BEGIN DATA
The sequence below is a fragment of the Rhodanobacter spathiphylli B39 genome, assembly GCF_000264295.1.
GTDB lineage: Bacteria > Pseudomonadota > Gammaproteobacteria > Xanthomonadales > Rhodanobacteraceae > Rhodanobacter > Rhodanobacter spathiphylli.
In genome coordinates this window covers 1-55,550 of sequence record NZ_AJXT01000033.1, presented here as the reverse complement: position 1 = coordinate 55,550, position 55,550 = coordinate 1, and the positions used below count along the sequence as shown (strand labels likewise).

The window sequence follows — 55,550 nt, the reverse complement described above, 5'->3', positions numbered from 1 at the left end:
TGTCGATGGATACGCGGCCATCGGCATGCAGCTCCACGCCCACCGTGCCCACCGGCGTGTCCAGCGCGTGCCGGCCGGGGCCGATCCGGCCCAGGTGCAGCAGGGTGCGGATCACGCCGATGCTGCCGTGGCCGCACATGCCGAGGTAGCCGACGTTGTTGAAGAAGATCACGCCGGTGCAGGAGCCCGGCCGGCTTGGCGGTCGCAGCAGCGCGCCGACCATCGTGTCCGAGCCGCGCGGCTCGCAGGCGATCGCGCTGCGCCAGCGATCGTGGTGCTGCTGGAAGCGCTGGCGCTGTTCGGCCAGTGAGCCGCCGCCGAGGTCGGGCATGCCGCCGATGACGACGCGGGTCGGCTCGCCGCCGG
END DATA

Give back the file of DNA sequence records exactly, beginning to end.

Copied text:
The sequence below is a fragment of the Rhodanobacter spathiphylli B39 genome, assembly GCF_000264295.1.
GTDB lineage: Bacteria > Pseudomonadota > Gammaproteobacteria > Xanthomonadales > Rhodanobacteraceae > Rhodanobacter > Rhodanobacter spathiphylli.
In genome coordinates this window covers 1-55,550 of sequence record NZ_AJXT01000033.1, presented here as the reverse complement: position 1 = coordinate 55,550, position 55,550 = coordinate 1, and the positions used below count along the sequence as shown (strand labels likewise).

The window sequence follows — 55,550 nt, the reverse complement described above, 5'->3', positions numbered from 1 at the left end:
TGTCGATGGATACGCGGCCATCGGCATGCAGCTCCACGCCCACCGTGCCCACCGGCGTGTCCAGCGCGTGCCGGCCGGGGCCGATCCGGCCCAGGTGCAGCAGGGTGCGGATCACGCCGATGCTGCCGTGGCCGCACATGCCGAGGTAGCCGACGTTGTTGAAGAAGATCACGCCGGTGCAGGAGCCCGGCCGGCTTGGCGGTCGCAGCAGCGCGCCGACCATCGTGTCCGAGCCGCGCGGCTCGCAGGCGATCGCGCTGCGCCAGCGATCGTGGTGCTGCTGGAAGCGCTGGCGCTGTTCGGCCAGTGAGCCGCCGCCGAGGTCGGGCATGCCGCCGATGACGACGCGGGTCGGCTCGCCGCCGG